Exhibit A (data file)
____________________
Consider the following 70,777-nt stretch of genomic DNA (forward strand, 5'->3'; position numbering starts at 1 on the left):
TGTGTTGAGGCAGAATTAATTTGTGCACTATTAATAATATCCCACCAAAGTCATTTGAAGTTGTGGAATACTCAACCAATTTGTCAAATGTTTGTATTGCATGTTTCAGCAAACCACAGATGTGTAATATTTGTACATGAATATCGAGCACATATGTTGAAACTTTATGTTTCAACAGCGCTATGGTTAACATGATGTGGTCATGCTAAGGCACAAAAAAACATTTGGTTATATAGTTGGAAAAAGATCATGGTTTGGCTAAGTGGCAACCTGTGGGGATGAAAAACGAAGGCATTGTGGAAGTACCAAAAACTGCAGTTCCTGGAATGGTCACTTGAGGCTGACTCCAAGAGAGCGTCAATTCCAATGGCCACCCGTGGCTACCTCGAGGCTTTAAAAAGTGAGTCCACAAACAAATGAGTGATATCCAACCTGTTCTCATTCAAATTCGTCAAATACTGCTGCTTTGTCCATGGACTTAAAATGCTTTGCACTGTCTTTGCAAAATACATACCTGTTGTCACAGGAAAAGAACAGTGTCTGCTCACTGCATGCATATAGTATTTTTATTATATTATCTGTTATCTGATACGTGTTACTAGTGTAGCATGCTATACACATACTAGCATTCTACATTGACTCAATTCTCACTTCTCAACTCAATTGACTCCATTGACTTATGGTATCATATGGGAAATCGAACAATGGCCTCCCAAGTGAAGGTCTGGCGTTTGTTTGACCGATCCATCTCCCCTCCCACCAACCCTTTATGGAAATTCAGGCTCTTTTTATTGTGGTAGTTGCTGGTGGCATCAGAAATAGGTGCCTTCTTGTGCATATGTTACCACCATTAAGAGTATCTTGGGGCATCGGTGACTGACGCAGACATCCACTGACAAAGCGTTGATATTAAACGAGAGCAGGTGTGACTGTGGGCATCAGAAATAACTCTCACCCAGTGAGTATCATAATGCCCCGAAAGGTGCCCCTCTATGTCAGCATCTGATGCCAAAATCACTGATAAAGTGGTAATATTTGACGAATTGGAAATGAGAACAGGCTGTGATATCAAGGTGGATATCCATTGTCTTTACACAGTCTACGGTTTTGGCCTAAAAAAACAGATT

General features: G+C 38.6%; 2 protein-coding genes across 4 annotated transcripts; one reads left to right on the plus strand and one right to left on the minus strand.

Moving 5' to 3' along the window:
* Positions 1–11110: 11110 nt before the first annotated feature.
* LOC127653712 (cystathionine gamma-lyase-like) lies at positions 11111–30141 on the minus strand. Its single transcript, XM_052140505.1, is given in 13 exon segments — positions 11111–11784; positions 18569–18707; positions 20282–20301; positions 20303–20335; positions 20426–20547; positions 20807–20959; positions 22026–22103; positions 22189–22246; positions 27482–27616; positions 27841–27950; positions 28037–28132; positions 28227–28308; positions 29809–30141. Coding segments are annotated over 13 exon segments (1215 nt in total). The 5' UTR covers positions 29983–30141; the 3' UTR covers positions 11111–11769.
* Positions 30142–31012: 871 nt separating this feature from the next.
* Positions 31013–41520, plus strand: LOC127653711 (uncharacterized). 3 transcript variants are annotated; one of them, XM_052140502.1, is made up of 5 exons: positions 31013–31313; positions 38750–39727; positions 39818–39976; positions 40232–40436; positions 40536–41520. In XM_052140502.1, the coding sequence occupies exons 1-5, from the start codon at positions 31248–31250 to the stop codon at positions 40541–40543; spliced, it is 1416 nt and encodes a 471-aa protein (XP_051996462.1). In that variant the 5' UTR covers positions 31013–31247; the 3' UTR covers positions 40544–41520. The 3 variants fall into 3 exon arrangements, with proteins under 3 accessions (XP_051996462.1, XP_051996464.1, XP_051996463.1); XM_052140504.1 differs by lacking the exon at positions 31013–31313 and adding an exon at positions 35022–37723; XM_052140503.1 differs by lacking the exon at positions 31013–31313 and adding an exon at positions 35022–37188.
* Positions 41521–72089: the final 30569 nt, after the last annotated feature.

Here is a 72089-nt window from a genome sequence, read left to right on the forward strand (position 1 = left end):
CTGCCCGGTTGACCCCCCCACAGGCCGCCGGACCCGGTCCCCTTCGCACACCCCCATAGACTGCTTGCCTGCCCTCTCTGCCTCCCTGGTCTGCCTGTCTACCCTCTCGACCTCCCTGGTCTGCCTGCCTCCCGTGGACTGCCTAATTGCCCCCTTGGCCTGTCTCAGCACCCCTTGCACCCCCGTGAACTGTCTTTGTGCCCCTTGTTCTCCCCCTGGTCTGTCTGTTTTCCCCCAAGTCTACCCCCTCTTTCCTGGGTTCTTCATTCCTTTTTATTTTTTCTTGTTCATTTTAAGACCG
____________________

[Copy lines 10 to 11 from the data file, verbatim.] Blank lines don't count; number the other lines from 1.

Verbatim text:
Here is a 72089-nt window from a genome sequence, read left to right on the forward strand (position 1 = left end):
CTGCCCGGTTGACCCCCCCACAGGCCGCCGGACCCGGTCCCCTTCGCACACCCCCATAGACTGCTTGCCTGCCCTCTCTGCCTCCCTGGTCTGCCTGTCTACCCTCTCGACCTCCCTGGTCTGCCTGCCTCCCGTGGACTGCCTAATTGCCCCCTTGGCCTGTCTCAGCACCCCTTGCACCCCCGTGAACTGTCTTTGTGCCCCTTGTTCTCCCCCTGGTCTGTCTGTTTTCCCCCAAGTCTACCCCCTCTTTCCTGGGTTCTTCATTCCTTTTTATTTTTTCTTGTTCATTTTAAGACCG